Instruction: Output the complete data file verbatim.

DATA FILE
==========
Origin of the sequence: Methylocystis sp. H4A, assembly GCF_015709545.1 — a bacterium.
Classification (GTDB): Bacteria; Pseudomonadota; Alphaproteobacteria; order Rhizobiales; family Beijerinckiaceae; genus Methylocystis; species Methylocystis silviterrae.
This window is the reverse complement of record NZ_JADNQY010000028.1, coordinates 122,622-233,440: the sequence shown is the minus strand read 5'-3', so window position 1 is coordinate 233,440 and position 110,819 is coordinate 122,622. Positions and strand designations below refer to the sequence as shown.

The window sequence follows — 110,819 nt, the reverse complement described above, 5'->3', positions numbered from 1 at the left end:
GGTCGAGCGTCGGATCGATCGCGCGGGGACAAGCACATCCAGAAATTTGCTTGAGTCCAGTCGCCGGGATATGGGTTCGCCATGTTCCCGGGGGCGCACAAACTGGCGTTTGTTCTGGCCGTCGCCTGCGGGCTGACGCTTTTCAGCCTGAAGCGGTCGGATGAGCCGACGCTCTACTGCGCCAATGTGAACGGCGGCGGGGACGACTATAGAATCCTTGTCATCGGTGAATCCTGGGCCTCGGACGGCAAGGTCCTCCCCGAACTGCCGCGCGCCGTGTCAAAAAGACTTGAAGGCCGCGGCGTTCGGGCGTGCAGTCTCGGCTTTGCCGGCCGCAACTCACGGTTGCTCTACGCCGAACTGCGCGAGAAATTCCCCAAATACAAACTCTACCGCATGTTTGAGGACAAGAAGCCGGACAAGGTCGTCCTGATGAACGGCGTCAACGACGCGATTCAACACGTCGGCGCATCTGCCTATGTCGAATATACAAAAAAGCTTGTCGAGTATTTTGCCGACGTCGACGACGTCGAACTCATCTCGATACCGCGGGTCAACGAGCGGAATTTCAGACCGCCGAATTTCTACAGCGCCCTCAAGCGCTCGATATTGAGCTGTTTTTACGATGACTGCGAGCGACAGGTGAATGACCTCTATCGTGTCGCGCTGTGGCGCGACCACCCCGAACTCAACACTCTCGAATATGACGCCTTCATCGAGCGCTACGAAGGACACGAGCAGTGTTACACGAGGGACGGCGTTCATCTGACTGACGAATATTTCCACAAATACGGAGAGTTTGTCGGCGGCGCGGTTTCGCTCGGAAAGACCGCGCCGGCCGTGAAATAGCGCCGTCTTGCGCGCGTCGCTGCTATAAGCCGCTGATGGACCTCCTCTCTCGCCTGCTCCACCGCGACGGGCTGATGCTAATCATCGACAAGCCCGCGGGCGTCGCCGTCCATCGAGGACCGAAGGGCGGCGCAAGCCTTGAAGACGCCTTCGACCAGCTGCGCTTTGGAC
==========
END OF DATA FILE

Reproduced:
Origin of the sequence: Methylocystis sp. H4A, assembly GCF_015709545.1 — a bacterium.
Classification (GTDB): Bacteria; Pseudomonadota; Alphaproteobacteria; order Rhizobiales; family Beijerinckiaceae; genus Methylocystis; species Methylocystis silviterrae.
This window is the reverse complement of record NZ_JADNQY010000028.1, coordinates 122,622-233,440: the sequence shown is the minus strand read 5'-3', so window position 1 is coordinate 233,440 and position 110,819 is coordinate 122,622. Positions and strand designations below refer to the sequence as shown.

The window sequence follows — 110,819 nt, the reverse complement described above, 5'->3', positions numbered from 1 at the left end:
GGTCGAGCGTCGGATCGATCGCGCGGGGACAAGCACATCCAGAAATTTGCTTGAGTCCAGTCGCCGGGATATGGGTTCGCCATGTTCCCGGGGGCGCACAAACTGGCGTTTGTTCTGGCCGTCGCCTGCGGGCTGACGCTTTTCAGCCTGAAGCGGTCGGATGAGCCGACGCTCTACTGCGCCAATGTGAACGGCGGCGGGGACGACTATAGAATCCTTGTCATCGGTGAATCCTGGGCCTCGGACGGCAAGGTCCTCCCCGAACTGCCGCGCGCCGTGTCAAAAAGACTTGAAGGCCGCGGCGTTCGGGCGTGCAGTCTCGGCTTTGCCGGCCGCAACTCACGGTTGCTCTACGCCGAACTGCGCGAGAAATTCCCCAAATACAAACTCTACCGCATGTTTGAGGACAAGAAGCCGGACAAGGTCGTCCTGATGAACGGCGTCAACGACGCGATTCAACACGTCGGCGCATCTGCCTATGTCGAATATACAAAAAAGCTTGTCGAGTATTTTGCCGACGTCGACGACGTCGAACTCATCTCGATACCGCGGGTCAACGAGCGGAATTTCAGACCGCCGAATTTCTACAGCGCCCTCAAGCGCTCGATATTGAGCTGTTTTTACGATGACTGCGAGCGACAGGTGAATGACCTCTATCGTGTCGCGCTGTGGCGCGACCACCCCGAACTCAACACTCTCGAATATGACGCCTTCATCGAGCGCTACGAAGGACACGAGCAGTGTTACACGAGGGACGGCGTTCATCTGACTGACGAATATTTCCACAAATACGGAGAGTTTGTCGGCGGCGCGGTTTCGCTCGGAAAGACCGCGCCGGCCGTGAAATAGCGCCGTCTTGCGCGCGTCGCTGCTATAAGCCGCTGATGGACCTCCTCTCTCGCCTGCTCCACCGCGACGGGCTGATGCTAATCATCGACAAGCCCGCGGGCGTCGCCGTCCATCGAGGACCGAAGGGCGGCGCAAGCCTTGAAGACGCCTTCGACCAGCTGCGCTTTGGAC